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Rosy Tips
Organics - Chemical Spray Alternative

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Organics - Chemical Spray Alternative
by Charles Shaner - Consulting Rosarian
Shenandoah Rose Society

If you are looking for sprays that are friendlier with the environment, you may want to try organic alternatives.  There are many alternatives on the market and several you can mix up yourself.  They are comprised of common organic materials, soaps and occasionally other environmentally friendly materials.  If you are not inclined to “mix up a batch” of your own, many are readily available at most garden supply stores or garden centers.

 Readily available on the market you will find items such as Sun Spray Oil.  Oils kill insects by smothering.  If they cannot breathe, they cannot live.  Sun Spray Oil also has some effect on mildew and blackspot in that the spores cannot germinate in the oil.  Sun Spray may be found most places garden supplies are sold and may be found under several different names.  Just look or ask for horticultural oil.

 

 Neem Oil – Works much the same way as Sun Spray Oil but has some different qualities.  Neem Oil is derived from the Neem tree.  The Neem tree has been around for thousands of years and is still killing insects.  It has some effect on powdery mildew and blackspot but seems to fade in the fall.

 

 Hot Pepper Wax – Hot Pepper Wax is made from hot peppers, the kind you eat.  Hot Pepper Wax or spray does not kill the insects but rather repels them.  I tried the Hot Pepper Wax a few years ago on my roses.  When finished, I had a little left in my sprayer and I noticed my potatoes were covered with potato bugs.  I though “what the heck, it’s worth a try”.  So down the row of potatoes I went.  The next day, my cousin that lives next door, was standing in my yard talking and noticed there weren’t any potato bugs on my potatoes.  He asked what I used (potato bugs are almost impossible to kill because they have become immune to almost every insecticide)?  I said “Hot Pepper Wax”.  He asked if it killed them.  I replied “no, it repels them”.  He said “no wonder I have so many and you don’t have any”.  Hot Pepper Spray may be used to repel deer, rabbits and other pests from flowers and some vegetables. Note, use caution with vegetables as the peppery taste may remain on the fruit.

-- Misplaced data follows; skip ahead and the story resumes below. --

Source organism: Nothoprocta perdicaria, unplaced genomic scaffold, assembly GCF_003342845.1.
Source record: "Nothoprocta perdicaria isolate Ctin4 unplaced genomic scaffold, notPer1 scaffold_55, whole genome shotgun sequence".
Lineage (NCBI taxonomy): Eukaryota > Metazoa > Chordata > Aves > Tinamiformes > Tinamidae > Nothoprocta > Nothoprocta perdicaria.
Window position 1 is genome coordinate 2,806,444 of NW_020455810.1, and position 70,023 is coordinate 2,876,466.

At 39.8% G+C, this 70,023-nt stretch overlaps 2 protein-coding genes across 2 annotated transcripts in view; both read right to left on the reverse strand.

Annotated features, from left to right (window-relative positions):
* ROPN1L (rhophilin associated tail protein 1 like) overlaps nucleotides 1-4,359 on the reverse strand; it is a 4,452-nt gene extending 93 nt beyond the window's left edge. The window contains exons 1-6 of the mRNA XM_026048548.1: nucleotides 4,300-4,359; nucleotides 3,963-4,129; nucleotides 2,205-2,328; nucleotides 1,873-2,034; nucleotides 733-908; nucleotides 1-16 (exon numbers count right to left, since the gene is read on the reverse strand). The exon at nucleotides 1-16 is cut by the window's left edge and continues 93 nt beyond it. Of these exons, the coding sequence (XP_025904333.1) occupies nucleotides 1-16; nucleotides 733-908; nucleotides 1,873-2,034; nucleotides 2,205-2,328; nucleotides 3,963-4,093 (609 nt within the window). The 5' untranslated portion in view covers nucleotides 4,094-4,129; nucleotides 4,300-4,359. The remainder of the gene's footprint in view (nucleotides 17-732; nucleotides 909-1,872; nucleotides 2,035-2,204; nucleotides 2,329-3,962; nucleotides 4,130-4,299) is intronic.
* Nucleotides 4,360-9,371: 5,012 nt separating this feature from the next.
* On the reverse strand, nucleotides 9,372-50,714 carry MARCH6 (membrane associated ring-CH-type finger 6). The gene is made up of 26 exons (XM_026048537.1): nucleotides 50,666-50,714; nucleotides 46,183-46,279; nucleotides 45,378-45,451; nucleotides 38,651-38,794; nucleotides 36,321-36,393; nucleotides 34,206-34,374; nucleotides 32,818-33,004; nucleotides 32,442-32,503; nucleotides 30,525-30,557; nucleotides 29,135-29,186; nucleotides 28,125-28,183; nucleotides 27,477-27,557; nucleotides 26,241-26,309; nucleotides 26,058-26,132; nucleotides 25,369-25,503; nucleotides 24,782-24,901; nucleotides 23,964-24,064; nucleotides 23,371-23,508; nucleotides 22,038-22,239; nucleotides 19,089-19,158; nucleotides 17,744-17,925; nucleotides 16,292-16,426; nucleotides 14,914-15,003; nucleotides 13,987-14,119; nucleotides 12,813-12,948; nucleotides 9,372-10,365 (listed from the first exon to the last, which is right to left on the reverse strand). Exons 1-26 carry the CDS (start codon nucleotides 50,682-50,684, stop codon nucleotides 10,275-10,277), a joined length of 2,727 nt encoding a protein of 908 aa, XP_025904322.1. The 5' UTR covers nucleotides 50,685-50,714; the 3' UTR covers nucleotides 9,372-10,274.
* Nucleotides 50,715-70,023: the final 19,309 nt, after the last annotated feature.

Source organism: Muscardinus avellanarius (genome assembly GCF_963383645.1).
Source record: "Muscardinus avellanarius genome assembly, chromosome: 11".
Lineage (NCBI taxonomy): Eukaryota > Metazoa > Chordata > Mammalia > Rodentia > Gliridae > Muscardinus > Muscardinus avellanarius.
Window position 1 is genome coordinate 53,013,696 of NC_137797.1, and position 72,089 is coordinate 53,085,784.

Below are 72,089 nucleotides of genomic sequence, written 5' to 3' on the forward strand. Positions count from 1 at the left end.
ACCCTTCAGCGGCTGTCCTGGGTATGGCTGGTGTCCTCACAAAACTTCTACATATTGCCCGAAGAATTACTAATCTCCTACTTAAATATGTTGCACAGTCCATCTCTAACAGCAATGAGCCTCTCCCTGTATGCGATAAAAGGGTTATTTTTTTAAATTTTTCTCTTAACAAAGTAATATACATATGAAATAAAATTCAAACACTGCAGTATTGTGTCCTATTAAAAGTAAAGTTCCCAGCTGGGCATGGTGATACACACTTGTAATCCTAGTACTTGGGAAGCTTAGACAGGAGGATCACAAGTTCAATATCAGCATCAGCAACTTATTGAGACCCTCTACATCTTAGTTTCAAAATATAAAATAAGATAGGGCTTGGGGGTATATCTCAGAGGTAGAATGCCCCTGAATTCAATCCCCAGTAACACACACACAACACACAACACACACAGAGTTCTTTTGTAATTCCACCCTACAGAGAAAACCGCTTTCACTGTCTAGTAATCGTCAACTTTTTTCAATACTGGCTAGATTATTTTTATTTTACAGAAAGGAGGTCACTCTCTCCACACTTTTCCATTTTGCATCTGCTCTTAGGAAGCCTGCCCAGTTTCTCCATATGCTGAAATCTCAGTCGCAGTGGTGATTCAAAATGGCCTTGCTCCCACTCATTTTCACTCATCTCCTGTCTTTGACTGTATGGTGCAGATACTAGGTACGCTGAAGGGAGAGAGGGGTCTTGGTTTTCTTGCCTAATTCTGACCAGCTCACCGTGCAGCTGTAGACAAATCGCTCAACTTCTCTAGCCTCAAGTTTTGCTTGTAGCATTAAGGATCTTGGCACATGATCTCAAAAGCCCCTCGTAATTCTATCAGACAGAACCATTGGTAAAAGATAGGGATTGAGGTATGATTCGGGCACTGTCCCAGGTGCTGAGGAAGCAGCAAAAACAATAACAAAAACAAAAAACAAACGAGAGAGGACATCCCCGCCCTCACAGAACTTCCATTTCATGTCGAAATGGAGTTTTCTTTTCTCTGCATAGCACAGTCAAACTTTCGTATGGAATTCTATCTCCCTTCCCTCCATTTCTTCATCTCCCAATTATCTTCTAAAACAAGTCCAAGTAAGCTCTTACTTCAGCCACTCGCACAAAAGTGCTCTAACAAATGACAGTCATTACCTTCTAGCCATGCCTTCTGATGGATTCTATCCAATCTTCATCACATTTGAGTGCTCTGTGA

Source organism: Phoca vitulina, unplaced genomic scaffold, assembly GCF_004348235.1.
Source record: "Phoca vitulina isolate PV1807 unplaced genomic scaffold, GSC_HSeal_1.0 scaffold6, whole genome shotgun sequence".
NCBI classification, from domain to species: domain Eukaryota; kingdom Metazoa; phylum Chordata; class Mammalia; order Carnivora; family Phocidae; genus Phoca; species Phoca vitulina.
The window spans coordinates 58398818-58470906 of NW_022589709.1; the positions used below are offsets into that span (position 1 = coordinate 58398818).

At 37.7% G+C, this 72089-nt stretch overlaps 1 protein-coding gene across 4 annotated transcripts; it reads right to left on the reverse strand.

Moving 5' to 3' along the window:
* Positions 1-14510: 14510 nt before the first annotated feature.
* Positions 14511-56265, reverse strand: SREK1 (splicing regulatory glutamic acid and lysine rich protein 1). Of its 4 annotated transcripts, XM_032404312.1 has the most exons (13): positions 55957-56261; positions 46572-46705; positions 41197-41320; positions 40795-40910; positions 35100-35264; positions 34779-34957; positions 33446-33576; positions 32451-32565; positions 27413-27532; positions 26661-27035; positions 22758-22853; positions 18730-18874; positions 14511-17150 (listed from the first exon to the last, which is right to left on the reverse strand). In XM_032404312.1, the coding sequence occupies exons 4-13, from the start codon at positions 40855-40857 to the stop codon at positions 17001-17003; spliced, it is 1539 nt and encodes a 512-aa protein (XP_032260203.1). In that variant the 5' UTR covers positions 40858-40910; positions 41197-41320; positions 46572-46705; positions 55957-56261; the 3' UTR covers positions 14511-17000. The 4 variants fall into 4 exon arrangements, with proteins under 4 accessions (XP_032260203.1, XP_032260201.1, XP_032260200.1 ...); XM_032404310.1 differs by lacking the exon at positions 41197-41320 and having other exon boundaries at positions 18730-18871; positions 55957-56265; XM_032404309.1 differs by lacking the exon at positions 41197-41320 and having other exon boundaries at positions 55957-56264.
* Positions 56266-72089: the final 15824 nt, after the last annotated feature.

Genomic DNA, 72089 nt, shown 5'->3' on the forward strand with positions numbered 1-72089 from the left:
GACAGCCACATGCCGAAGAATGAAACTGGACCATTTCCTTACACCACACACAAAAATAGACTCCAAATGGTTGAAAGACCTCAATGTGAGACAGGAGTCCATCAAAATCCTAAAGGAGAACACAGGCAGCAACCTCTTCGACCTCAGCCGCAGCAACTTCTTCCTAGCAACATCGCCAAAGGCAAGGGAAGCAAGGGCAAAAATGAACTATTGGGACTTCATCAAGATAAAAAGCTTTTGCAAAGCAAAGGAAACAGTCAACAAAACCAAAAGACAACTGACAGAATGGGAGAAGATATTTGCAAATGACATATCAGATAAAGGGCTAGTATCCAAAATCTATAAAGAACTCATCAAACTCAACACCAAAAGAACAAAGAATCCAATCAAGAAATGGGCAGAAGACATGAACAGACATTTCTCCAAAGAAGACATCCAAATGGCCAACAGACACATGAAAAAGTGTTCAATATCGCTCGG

. You can make your own Hot Pepper Spray with the following recipe:

Put 6 hot peppers (the hotter the better) and two cups of water into a blender.

Mix at high speed for 1-2 minutes.

Pour into a container and set aside for up to one day.

Strain liquid through a cheese cloth.  (I have used a coffee filter)

Add liquid into a one quart container.  Fill container to top with water.

Apply liberally to plants.  Re-apply every week to two weeks or after a rain.

 

 Insecticidal Soap or Safer Soap

– This is the safest spray you can get.  It can be used on plants indoors.  It kills insects by not allowing them to breathe.  There is a recipe for making your own using liquid dish detergent but this is not recommended.  Dish detergent may have adverse effects on plants.  I had a man to tell me that someone told him a good way to get rid of aphids was to throw your dish water on your roses.  He said